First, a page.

Foods that bees pollinate • Friends of the Earth • Save the bees

Foods bees pollinate

Foods bees pollinate

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What foods do bees pollinate? How much time to you have, because this list is extensive! There is a vast amount of foods that bees pollinate from fruits and vegetables to almonds and spices. 

But did you know that bees are also responsible for helping dairy and meat production? Livestock like cows and goats feed on alfalfa, clover, and other vital crops. Their food is pollinated by bees. So even though bees only pollinate one in three bites of foods humans eat, they are responsible for the food other animals depend on – wild animals and livestock alike. 

Why are bees important to us

Bees have the all-important job of pollinating the plants around us. The foods that bees pollinate help us have a healthy, nutritious diet. Some of the foods that bees play an important role in pollinating include the following:

  • Apple
  • Avocado
  • Blackberry
  • Blueberry
  • Brazil nut
  • Cabbage
  • Cantaloupe
  • Cashew
  • Celery
  • Peppers
  • Coconut
  • Peach
  • Pear
  • Plum
  • Tomato
  • Turnip
  • Watermelon

We won’t list all the foods that bees pollinate because we’d be here all day.  Bees pollinate over 130 fruits and vegetables and are responsible for pollinating three-fourths of the world’s flowering plants. They pollinate seeds and nuts. It’s truly incredible the vast reach of pollinators.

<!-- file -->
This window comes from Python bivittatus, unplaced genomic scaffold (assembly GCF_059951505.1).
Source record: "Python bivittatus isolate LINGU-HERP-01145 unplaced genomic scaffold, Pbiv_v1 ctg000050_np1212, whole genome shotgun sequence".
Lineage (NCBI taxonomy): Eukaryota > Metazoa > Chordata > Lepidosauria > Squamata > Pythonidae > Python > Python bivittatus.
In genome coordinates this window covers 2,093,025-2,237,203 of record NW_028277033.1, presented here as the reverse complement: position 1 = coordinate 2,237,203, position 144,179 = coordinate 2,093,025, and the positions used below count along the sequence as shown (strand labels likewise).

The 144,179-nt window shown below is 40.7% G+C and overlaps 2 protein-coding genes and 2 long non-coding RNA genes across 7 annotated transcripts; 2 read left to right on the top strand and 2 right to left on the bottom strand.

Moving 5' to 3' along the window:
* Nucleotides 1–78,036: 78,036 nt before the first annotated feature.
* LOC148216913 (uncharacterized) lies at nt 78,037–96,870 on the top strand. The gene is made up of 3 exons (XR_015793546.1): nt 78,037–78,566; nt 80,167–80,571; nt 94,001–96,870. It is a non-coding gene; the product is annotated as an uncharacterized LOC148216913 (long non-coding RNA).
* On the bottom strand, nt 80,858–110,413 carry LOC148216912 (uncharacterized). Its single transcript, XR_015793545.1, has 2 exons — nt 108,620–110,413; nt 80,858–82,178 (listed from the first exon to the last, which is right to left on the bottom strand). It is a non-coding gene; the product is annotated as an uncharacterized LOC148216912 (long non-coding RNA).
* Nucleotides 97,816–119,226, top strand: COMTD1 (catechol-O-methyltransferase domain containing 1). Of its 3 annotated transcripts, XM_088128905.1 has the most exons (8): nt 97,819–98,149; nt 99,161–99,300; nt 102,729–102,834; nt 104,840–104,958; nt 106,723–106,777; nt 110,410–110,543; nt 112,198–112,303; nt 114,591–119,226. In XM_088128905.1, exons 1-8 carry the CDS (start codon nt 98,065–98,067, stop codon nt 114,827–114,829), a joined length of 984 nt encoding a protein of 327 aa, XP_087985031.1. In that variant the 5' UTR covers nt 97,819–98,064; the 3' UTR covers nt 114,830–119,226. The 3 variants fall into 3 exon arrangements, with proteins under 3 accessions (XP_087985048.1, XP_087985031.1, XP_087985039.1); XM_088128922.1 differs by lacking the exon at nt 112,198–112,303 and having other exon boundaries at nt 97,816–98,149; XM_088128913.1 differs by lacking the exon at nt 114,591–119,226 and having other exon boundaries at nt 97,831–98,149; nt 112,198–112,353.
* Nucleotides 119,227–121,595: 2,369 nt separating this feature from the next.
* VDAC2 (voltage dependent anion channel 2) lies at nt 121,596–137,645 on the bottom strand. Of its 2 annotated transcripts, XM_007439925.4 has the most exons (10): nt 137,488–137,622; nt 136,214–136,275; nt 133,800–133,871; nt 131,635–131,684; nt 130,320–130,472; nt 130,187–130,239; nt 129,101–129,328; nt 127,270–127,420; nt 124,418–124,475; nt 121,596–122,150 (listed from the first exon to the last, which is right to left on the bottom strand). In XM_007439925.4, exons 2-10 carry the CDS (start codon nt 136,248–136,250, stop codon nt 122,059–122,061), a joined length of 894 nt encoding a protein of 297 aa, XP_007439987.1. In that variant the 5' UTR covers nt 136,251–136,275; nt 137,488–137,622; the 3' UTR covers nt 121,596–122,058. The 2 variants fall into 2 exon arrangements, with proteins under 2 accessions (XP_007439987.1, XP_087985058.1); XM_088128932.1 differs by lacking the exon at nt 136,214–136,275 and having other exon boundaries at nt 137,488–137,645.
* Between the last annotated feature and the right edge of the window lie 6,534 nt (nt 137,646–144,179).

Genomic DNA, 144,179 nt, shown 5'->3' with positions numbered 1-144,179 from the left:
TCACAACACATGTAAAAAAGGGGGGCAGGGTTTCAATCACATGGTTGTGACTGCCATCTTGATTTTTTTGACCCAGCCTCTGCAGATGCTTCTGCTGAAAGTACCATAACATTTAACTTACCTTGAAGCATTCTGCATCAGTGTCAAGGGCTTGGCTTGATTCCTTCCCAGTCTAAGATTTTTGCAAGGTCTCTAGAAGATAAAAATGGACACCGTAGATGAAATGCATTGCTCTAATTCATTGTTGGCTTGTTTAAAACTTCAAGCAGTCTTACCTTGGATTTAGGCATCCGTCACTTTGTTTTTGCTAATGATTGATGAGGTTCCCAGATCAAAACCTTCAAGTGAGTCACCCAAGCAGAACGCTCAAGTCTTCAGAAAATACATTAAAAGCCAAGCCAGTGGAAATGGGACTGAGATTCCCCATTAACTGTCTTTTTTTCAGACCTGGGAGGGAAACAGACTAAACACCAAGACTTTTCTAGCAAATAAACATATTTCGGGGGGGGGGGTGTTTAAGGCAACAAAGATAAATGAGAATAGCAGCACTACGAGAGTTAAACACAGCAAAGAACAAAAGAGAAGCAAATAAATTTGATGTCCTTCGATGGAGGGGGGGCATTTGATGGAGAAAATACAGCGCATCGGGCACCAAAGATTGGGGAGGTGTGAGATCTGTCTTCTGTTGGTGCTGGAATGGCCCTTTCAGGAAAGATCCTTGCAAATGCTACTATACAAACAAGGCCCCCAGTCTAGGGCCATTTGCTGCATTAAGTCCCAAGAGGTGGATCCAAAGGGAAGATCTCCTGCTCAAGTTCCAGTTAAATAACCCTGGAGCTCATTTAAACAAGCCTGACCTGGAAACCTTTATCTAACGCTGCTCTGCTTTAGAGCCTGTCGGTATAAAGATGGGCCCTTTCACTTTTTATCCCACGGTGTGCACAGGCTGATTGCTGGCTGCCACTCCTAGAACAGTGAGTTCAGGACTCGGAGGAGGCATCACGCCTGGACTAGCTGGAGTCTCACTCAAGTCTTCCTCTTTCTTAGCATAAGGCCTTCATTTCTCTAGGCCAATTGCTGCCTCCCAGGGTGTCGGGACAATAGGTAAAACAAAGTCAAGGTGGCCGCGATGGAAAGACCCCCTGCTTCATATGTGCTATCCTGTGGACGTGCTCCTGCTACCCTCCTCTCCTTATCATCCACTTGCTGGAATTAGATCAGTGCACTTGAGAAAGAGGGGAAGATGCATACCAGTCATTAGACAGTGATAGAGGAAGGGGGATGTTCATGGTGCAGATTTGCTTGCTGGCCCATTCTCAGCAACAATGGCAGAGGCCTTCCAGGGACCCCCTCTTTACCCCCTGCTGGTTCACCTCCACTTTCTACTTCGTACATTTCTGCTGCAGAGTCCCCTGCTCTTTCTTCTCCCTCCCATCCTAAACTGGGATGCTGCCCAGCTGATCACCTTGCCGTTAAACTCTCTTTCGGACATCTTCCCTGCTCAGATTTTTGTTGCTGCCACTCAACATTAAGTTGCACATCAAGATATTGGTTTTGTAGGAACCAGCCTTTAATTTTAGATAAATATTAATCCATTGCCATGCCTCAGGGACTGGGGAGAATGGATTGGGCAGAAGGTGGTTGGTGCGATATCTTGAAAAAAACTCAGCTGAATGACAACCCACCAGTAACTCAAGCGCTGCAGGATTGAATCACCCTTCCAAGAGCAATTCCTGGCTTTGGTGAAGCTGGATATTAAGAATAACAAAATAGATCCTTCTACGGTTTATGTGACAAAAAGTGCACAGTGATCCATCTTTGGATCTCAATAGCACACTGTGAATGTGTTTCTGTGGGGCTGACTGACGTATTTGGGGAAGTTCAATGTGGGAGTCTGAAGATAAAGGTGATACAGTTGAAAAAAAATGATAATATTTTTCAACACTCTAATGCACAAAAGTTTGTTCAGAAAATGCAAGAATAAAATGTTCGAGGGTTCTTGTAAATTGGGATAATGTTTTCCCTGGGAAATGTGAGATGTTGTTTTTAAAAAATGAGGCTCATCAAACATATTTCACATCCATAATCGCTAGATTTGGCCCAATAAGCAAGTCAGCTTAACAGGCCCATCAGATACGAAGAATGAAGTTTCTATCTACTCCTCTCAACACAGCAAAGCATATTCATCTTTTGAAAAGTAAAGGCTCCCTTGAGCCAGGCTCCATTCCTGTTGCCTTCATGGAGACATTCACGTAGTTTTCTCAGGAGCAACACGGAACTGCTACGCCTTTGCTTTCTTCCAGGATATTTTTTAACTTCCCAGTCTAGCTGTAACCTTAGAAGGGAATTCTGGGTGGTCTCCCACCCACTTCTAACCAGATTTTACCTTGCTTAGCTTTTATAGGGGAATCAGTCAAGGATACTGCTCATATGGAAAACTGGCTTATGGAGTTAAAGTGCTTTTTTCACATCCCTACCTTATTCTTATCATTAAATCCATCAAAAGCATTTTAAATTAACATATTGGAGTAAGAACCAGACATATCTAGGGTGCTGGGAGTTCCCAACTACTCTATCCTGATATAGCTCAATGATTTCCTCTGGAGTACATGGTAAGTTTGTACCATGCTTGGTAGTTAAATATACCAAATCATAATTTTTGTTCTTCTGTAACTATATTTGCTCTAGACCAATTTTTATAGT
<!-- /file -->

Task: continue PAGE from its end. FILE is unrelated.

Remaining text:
Nearly 35% of the food the world depends on requires animal pollinators — like bees — to reproduce.  

But bees not only pollinate our food, they also help plants and trees grow — which is vital to clean, breathable air. 

Unfortunately, bees are under attack from pesticides and climate change. Last year, beekeepers reported that 45% of their hives died. If bee colonies continue to collapse, what kind of world would that leave?

Why do we need to save the bees

We know that bees are vital to clean air and food — not only for us but for the wildlife that we share this planet with. But what would happen if the bees suddenly vanished?